Japan’s nuclear regulator says no radiation has been detected from North Korea’s nuclear test, but it is reinforcing monitoring efforts.
TOKYO, JAPAN (JANUARY 6, 2016) (REUTERS) – No radiation had been detected from North Korea’s nuclear test at Japanese monitoring posts, the country’s nuclear regulator said on Wednesday (January 6).
North Korea’s state TV announced earlier on Wednesday it successfully conducted a test of a miniaturised hydrogen nuclear device, about an hour after Japan detected a 5.1 magnitude earthquake near North Korea’s known nuclear test site.
Japan’s nuclear regulator said it had detected no radiation changes at its ground monitoring posts and from surveillance military aircraft following the test in North Korea’s North Hamgyong Province, about 900 kilometres (559 miles) from Japanese soil.
“No changes in radiation level have been detected today,” said General Manager of Environmental Radioactivity Office at Japan’s Nuclear Regulation Authority (NRA), Satoshi Yamamoto.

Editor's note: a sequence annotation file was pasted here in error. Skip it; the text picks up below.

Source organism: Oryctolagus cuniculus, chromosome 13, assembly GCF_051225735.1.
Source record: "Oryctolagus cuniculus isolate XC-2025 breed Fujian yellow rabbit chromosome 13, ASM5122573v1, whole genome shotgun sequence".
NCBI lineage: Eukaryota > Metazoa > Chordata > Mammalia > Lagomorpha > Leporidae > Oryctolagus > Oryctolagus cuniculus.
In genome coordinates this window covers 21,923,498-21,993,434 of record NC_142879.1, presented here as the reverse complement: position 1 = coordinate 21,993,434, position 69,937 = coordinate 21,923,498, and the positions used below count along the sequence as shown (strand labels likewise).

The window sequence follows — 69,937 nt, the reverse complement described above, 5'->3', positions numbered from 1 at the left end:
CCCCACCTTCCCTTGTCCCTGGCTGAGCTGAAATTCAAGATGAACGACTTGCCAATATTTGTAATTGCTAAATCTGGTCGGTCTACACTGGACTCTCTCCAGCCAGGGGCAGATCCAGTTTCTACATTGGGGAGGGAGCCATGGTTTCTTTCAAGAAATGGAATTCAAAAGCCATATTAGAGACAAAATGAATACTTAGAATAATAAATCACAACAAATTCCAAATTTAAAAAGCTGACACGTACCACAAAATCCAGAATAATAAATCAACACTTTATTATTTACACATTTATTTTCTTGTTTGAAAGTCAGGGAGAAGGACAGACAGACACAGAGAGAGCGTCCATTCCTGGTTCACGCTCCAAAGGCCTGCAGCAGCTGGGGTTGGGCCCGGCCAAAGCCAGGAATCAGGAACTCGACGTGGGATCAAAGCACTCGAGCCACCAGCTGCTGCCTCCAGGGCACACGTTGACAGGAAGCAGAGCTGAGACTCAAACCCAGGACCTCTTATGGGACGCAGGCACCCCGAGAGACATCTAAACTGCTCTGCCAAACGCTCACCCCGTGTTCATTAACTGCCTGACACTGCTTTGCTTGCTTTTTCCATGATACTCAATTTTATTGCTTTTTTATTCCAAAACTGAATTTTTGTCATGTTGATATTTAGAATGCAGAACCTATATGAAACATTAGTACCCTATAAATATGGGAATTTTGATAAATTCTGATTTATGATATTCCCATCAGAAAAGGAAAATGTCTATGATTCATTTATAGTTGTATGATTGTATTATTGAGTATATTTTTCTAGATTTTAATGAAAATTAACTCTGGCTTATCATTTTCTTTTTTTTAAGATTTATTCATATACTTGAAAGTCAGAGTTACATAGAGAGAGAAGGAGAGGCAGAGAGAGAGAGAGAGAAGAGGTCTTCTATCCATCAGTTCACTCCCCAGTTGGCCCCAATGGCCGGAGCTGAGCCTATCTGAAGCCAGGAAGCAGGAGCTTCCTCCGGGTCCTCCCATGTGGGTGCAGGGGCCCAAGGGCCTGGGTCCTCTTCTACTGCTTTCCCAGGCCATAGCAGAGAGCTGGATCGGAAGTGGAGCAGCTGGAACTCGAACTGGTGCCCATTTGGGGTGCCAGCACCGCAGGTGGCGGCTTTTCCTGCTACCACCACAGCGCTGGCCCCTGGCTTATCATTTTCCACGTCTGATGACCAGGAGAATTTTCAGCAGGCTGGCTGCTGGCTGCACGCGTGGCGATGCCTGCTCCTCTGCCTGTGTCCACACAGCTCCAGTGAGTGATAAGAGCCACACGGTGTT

“We have never detected any radioactive substance released to the air following North Korea’s previous underground nuclear tests, so we’re not expecting to detect any of them coming to Japan this time as well,” Yamamoto said.
However, he said that the NRA would tighten up its radiation monitoring.
“We’re intensifying our effort to monitor and detect radioactive substance in the air to make sure they’re not reaching Japan,” Yamamoto said.
North Korea, under United Nations sanctions for its nuclear and missile programmes, has so far conducted three nuclear tests – in 2006, 2009 and 2013 – all at Punggye-ri, near the location of Wednesday’s earthquake.
The NRA operates 721 radiation monitoring posts across the Japanese archipelago, excluding 3,640 in Fukushima Prefecture set for intensive monitoring after the 2011 nuclear accident.